The two ships set out again in late August. But still the Speedwell leaked. About 200 miles out into the Atlantic, Master Christopher Jones, commanding the Mayflower, made the call and both ships turned around, this time taking refuge in Plymouth, Devonshire. The Pilgrims would later learn that the master of the Speedwell, a man named Reynolds, had no intention of making the voyage to America and purposely overburdened his masts with canvas, causing the ship to leak.
In Plymouth, the agonizing decision was made to continue on with one ship, the Mayflower alone. A good many of the Speedwell passengers were packed onto the Mayflower. But a number of them were forced to remain in England. It must have been a sad and bitter parting. Some of the Leiden congregation who were on the Speedwell would never make it to New England.
On September 16, 1620 (New Style), the Mayflower left Plymouth–a place they had never meant to visit. Two months and a few days later, they sighted land off of Cape Cod. Master Jones made an effort to continue on to Hudson’s River, but numerous factors conspired against him–weather, lack of knowledge of the dangerous shoals around Cape Cod, and most importantly the fact that provisions were running dangerously low. The Pilgrims would have to settle somewhere in the vicinity of Cape Cod, though they had no permission from the Crown to do so.
After reconnoitering on foot and by boat around the Cape, the Pilgrim exploring party eventually blew in to Plymouth Harbor on December 19. There is some disagreement as to whether or not they had the benefit of Captain Smith’s map. The fact that they called the place Plymouth, as the harbor was named on Smith’s map, would suggest they possessed a copy. However, as historian Nathaniel Philbrick pointed out in his history of Plymouth Colony, “If the Pilgrims did possess Smith’s map of New England, they failed to make good use of it.” They spent a great deal of time mucking about Cape Cod looking in vain for a good harbor, either ignoring or ignorant of the fact that Smith’s map located a number of excellent sites for potential settlement, most prominently the Charles River and what is now Boston.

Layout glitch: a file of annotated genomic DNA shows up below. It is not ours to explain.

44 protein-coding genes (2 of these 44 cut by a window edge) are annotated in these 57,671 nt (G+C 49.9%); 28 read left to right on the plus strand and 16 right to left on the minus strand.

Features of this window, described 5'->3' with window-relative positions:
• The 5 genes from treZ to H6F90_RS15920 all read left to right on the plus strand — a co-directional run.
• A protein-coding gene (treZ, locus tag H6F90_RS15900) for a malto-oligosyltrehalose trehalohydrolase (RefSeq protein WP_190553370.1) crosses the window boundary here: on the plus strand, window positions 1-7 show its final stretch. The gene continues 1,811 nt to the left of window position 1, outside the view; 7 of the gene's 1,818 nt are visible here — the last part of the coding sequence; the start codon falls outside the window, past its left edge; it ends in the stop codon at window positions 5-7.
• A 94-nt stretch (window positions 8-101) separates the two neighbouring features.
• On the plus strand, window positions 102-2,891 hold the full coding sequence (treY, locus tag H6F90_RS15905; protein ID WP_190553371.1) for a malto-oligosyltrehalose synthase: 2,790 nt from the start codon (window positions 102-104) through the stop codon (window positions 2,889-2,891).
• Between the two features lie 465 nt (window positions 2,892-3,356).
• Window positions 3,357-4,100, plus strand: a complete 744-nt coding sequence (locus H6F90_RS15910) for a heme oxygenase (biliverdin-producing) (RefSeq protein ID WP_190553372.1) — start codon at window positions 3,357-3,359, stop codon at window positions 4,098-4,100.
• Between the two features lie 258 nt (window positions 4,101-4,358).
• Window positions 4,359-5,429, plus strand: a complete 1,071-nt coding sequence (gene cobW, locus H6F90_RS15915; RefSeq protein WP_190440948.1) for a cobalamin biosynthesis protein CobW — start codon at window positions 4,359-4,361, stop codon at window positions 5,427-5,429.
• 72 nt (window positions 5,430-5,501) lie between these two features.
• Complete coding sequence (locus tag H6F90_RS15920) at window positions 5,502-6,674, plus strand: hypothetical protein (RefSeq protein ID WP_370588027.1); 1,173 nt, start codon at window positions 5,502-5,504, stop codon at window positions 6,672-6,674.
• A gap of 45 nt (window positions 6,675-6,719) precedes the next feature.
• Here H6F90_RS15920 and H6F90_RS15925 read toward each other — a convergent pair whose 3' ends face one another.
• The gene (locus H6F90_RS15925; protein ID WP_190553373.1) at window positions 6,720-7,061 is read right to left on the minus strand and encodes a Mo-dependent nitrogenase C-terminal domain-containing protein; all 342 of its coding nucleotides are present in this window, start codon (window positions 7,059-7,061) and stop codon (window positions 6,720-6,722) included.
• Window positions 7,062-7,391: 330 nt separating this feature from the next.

But little about the voyage had gone logically. Mishaps and chance led them from Plymouth to Plymouth.
January 22nd, 2014 at 2:39 pm
Were the Pilgrims also Puritans? Well, yes and no. In terms of religion, the Pilgrims were Puritans. Both the Pilgrims of Plymouth and the Puritans of the Massachusetts Bay Colony were Christians who followed the teachings of John Foxe, who based beliefs on Scripture alone, and who criticized statues, rituals, and monumental church buildings. However, these two groups hated each other. Why? Because politically, the Pilgrim leadership in Plymouth was also Separatist, having made a complete break with England’s state-sponsored Anglican Church. The Puritans of the Massachusetts Bay Colony, on the other hand, remained as an unoffical division of the Anglican Church, seeking to effect reform from within. This political difference was enough to effect mutual disdain. This political difference is also why the Massachusetts Bay Colony started off with a Royal Charter, and why Plymouth didn’t. The rivalry lessened in 1691, when the two colonies merged with some others to form the Province of Massachusetts — complete with Crown-appointed governor, lieutenant governor, and judges.
January 24th, 2014 at 12:51 am
That makes perfect sense, James. I am taken a US History class right now, and my instructor had asked me, ” When you look at Bradford and Winthrop, What were their religious principles? What were the significant differences between these two Puritans”? Which got me thinking, I know that Bradford was an orphan though out most of his life, congregationalists,wanting to revert back to first-century Christianity.While looking at Winthrop, Highly educated man, was a non-separating, having his family. You make a very good point. You have giving me more insight.